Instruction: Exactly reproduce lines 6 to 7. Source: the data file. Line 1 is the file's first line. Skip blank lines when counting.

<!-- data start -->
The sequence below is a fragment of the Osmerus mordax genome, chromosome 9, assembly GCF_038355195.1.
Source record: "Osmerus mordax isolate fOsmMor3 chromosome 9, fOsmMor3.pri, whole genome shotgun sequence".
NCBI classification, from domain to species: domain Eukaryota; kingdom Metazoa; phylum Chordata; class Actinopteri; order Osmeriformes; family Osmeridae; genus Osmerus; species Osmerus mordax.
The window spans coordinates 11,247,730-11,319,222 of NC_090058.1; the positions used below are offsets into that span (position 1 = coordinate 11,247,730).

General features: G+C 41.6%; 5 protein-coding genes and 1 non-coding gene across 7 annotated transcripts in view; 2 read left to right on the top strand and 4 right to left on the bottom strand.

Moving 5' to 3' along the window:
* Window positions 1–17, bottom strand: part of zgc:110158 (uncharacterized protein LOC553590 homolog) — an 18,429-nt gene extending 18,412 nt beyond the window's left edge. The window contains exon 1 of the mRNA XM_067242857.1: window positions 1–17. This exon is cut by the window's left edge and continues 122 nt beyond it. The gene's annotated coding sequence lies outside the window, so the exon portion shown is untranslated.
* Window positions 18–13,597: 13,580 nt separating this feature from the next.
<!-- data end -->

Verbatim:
Moving 5' to 3' along the window:
* Window positions 1–17, bottom strand: part of zgc:110158 (uncharacterized protein LOC553590 homolog) — an 18,429-nt gene extending 18,412 nt beyond the window's left edge. The window contains exon 1 of the mRNA XM_067242857.1: window positions 1–17. This exon is cut by the window's left edge and continues 122 nt beyond it. The gene's annotated coding sequence lies outside the window, so the exon portion shown is untranslated.